This Book is for all Methodists

WHEN I RE-READ The Book of Discipline of The Methodist Church in Singapore, I was amazed at the foresight of our Methodist founders who held the first General Conference in London in June 1744, more than two centuries ago. The resolutions adopted at the conference laid a firm foundation of principles for Christian living and guidelines for pastors on church administration which are still relevant today.

In the last six months several seminars were held on the subject of The Book of Discipline by Methodist churches and organisations. These were very well received, especially the ones held in churches, and many of the participants were keen to have a personal copy of the book.

In my search for reference literature on e Book of Discipline, I was pleased to find that much is available locally. e Trinity eological College library has a large collection – 20 bookcases – of publications on Methodism and the Methodist denomination which are in English. In contrast, there are only 20 or less titles (original or translated) in Chinese because of the very small number of authors and researchers on this subject.

There seems to be a misconception among believers and even some pastors that The Book of Discipline is meant to be used by the bishop, presidents or district superintendents when disciplining the local churches. is is certainly not the case, but such a perception is understandable because of the word “Discipline”. Despite the title, the first three of the five sections in the book are devoted to statements of the Methodist creed regarding the world, church, man and our faith. It also provides all Methodists clear principles and guidelines on our social responsibilities and mission on earth. I do not think I can find another book which defines so clearly our identity and duty.

As I reflect on e Book of Discipline, I realise that the two main thrusts – whether it is on our social responsibilities in community or about the church and the various aspects of its organisation – are “connection” and “accountability”. Aren’t these also the essential elements of how we are to conduct ourselves in society? We have to connect with others and not live a solitary, self-centred life, and we must be accountable for our speech and action.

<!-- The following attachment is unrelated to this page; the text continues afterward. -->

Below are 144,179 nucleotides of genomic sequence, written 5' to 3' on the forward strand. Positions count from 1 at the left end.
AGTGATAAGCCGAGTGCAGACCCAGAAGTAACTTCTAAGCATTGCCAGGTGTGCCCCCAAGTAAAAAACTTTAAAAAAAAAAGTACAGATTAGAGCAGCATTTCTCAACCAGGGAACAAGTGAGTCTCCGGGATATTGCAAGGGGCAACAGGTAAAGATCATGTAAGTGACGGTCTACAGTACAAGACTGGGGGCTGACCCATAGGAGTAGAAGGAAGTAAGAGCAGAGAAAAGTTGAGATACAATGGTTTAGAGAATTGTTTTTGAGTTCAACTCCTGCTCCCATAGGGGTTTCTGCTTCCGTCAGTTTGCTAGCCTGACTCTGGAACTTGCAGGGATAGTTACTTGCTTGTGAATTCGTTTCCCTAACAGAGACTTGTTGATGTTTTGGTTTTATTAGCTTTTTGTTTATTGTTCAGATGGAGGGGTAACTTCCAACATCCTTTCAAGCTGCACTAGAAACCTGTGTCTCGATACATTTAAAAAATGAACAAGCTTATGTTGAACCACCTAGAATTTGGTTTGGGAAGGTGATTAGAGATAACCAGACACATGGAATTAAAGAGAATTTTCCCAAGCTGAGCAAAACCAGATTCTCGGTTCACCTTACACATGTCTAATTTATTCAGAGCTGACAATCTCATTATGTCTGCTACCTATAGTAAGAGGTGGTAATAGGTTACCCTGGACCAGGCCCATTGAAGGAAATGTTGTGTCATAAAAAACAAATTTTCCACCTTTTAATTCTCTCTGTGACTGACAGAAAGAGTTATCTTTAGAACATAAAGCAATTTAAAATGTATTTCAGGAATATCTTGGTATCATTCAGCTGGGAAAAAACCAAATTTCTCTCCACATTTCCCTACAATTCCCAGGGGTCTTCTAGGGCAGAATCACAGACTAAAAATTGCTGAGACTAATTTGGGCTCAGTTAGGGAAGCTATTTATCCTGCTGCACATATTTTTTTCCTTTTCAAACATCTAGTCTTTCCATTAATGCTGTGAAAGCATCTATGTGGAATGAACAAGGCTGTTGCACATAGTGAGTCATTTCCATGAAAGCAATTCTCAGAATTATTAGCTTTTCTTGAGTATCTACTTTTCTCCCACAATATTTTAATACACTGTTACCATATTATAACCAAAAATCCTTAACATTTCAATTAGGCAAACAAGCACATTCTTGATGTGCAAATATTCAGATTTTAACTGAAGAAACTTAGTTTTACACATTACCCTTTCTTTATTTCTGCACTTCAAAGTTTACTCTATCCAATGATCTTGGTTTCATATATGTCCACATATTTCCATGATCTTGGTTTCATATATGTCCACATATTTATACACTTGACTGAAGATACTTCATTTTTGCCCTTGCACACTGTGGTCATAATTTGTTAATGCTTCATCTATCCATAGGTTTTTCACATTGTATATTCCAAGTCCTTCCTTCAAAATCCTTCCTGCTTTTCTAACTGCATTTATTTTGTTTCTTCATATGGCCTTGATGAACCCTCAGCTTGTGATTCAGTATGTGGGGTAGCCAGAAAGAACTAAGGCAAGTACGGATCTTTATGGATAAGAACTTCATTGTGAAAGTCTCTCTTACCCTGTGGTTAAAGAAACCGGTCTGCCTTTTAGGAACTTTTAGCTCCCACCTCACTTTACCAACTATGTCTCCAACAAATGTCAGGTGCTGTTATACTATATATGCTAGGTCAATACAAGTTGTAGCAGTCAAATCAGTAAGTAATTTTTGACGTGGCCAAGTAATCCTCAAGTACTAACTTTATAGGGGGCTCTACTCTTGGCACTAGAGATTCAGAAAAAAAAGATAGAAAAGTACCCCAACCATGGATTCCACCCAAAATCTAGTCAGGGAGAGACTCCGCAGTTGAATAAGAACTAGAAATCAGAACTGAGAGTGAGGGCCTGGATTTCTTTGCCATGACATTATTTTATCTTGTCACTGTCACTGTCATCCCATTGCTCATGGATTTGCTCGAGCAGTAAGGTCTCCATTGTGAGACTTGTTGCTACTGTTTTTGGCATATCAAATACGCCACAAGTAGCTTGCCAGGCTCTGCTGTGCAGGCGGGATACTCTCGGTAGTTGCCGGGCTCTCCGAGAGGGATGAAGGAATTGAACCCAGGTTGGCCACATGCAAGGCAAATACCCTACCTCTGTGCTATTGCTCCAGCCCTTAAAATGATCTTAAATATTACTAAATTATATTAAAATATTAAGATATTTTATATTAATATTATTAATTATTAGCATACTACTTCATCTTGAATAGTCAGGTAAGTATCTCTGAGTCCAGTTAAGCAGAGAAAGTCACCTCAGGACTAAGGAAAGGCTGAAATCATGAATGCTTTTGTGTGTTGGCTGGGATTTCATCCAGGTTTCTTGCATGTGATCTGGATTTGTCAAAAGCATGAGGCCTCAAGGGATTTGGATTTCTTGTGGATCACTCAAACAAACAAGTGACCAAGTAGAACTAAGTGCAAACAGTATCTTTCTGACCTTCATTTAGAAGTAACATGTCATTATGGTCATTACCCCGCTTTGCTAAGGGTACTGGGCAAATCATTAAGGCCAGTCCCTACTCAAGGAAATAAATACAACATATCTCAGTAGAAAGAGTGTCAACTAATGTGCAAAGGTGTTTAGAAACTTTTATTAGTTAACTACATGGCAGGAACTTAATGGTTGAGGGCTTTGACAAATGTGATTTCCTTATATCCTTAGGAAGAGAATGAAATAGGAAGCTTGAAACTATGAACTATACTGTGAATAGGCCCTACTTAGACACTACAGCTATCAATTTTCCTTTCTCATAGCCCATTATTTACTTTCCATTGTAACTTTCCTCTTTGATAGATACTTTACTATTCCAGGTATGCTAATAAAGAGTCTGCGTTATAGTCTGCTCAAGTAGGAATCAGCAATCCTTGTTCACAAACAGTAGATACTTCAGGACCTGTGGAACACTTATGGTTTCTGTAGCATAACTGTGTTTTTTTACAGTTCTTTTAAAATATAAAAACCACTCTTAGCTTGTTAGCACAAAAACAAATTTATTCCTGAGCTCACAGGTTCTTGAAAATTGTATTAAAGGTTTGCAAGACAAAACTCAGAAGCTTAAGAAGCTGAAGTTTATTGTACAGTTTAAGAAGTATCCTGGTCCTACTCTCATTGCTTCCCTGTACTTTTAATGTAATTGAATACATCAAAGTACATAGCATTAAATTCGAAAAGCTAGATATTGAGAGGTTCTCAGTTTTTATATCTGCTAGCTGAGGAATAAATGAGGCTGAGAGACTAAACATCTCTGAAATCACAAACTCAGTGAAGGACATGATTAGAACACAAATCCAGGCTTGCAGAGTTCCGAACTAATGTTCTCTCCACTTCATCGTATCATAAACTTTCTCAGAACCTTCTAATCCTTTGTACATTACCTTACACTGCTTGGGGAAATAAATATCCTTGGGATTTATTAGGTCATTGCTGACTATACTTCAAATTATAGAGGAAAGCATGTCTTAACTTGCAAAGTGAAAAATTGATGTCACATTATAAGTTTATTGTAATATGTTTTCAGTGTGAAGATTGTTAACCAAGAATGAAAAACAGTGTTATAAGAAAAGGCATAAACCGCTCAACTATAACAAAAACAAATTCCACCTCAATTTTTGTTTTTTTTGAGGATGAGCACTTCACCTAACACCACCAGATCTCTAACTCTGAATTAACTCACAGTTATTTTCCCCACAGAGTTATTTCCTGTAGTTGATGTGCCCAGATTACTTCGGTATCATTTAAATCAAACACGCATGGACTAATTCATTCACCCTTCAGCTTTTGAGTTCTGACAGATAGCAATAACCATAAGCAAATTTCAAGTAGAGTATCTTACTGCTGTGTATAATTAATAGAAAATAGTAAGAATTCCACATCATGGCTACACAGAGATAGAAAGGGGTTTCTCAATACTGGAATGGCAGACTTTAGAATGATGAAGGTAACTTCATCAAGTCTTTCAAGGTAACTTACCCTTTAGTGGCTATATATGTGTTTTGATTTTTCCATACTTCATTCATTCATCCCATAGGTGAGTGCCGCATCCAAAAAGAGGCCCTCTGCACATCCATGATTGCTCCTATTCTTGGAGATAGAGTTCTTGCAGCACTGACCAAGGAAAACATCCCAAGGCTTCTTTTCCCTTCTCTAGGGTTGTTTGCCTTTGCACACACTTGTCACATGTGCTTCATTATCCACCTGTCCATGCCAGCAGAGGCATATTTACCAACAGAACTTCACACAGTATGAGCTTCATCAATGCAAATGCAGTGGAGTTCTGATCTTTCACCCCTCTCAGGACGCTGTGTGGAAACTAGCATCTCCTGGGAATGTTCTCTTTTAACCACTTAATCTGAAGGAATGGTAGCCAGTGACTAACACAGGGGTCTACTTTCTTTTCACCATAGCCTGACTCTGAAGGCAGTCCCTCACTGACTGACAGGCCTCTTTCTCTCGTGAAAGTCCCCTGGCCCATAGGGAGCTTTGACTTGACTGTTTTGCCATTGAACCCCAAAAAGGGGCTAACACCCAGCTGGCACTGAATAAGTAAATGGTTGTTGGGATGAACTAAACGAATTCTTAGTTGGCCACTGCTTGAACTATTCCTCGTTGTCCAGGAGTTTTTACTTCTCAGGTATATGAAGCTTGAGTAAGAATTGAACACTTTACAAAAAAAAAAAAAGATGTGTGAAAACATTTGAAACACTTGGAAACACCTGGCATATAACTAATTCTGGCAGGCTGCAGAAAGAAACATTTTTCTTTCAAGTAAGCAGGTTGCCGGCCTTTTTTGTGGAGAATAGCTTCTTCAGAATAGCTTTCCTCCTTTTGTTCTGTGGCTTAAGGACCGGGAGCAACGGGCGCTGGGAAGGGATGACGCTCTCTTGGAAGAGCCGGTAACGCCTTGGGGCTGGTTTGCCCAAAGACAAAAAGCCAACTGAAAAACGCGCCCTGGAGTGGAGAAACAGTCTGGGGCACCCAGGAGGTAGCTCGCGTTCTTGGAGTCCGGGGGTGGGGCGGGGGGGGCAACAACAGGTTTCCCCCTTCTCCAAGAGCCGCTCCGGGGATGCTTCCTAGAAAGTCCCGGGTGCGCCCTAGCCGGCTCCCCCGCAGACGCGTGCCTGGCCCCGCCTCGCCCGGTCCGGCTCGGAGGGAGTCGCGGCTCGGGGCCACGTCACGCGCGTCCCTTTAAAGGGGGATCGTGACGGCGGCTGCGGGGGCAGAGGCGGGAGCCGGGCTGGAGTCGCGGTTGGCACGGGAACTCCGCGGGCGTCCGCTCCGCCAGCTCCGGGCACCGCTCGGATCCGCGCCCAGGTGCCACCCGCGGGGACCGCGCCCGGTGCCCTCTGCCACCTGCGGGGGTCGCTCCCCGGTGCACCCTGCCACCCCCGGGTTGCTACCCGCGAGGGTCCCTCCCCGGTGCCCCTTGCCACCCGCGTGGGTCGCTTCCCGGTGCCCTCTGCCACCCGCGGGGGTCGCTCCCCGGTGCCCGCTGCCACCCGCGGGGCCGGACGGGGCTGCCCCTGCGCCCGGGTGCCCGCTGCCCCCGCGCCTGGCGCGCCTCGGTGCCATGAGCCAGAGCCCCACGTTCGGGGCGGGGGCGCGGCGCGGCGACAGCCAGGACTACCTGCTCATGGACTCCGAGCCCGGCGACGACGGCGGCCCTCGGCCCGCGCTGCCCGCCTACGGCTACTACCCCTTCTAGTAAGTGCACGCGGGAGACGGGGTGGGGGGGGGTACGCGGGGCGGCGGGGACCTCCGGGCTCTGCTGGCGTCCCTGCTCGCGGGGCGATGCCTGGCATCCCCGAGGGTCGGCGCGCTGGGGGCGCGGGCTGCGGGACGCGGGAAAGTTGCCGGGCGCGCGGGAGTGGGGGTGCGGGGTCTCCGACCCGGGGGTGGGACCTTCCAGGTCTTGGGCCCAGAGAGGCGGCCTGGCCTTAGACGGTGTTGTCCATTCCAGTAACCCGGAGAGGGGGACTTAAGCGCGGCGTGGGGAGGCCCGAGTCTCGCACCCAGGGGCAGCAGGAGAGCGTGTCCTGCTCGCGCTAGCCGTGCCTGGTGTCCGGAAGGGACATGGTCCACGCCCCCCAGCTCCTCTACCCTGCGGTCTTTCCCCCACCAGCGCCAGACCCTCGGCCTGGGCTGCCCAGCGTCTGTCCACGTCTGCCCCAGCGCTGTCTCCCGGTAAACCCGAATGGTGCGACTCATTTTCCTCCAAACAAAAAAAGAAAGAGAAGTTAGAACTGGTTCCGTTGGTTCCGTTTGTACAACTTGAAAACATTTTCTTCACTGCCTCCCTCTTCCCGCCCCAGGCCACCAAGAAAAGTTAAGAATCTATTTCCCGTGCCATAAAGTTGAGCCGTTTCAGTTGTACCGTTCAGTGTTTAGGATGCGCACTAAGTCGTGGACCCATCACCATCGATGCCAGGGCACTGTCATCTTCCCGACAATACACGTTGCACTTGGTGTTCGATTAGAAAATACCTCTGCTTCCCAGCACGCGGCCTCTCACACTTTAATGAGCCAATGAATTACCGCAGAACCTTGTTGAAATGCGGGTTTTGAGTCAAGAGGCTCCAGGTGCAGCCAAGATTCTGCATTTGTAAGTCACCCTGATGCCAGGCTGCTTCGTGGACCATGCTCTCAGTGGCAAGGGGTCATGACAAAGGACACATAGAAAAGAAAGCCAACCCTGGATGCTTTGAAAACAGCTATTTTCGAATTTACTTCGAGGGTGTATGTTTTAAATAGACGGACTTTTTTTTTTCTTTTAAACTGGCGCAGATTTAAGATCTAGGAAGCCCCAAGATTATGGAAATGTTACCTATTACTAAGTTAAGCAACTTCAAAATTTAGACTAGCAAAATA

The Book of Discipline is an important book for its guidelines on Christian living and it should be popularised. If you have never heard of this book or have not seen it before, you may wish to contact your pastor to request a copy.

The Rev Dr Chong Chin Chung is the President of the Chinese Annual Conference.



It ‘revolves around spiritual formation’

IN A SENSE, the title is irrelevant or superfluous. It is not personal opinion of spirituality that counts but what the Bible leads us to. In this respect it seems to me that Biblical or Christian Spirituality is frequently misrepresented because we are influenced by general views of spirituality that often emphasise the dichotomy of body and soul/spirit leading to very mystical concepts as if the material is secondary.

For example, for many, to worship “in spirit and in truth” implies what happens “within” a person is what really counts.

If it were true that worship “within” is what counts then Baptism and Holy Communion, our Sacraments, would make little sense; they are very material rituals. Perhaps this is one reason why the Archbishop of Canterbury, William Temple, said that Christianity “is the most materialistic of religions”. Christian spirituality does not emphasise the body and soul/spirit dichotomy. Body and material are important as well.

It seems to me that Biblical Spirituality actually revolves around spiritual formation. is is derived from Galatians 4:19 “ … until Christ be formed in you”. This parallels Colossians 1:28,29 “… so that we may present everyone mature in Christ. For this I toil and struggle with all the energy that He powerfully inspires in me”. For the apostle Paul, these two objectives were complimentary (similar?) aims of his ministry.

Next question: What is Christian maturity?

It seems to me that if “until Christ is formed in you” is any guide, then maturity is growth in Christ-likeness, Christ-like character or “the fruit of the Spirit” (Gal 5:22, 23). (Some Christian circles define “fruitfulness” in terms of converts or disciples but the case for this is not strong).

And if we look towards Biblical fruitfulness then John 15 (Jesus as vine) must be instructive. Fruit must be grown, the result of nurturing the plant. The picture from John 15 seems to indicate that “abiding and pruning” may represent what the Church has long recognised as spiritual disciplines – fasting, prayer, study, service, worship, etc. In John 15 this is the key to fruitfulness.

As spiritual disciplines nurture the soul the fruit of the Spirit grows in the Christian.

So, Biblical spirituality involves the processes of spiritual formation, the goal of which is Christian maturity in all Christians. Maturity is Christian character or the fruit of the Spirit grown by nurturing the soul through spiritual disciplines. True spiritual disciplines involve body/material and soul/spirit.

This, to me, is Christian or Biblical spirituality, individual and corporate.

Note: I am greatly indebted to Richard Foster (Celebration of Discipline) and Dallas Willard (The Spirit of the Disciplines). They have helped me also see that Christian spirituality very much involves the body (material) and thus avoids the body/soul dichotomy.

The Rev Melvin Huang is the Pastor-in-Charge of Wesley Methodist Church.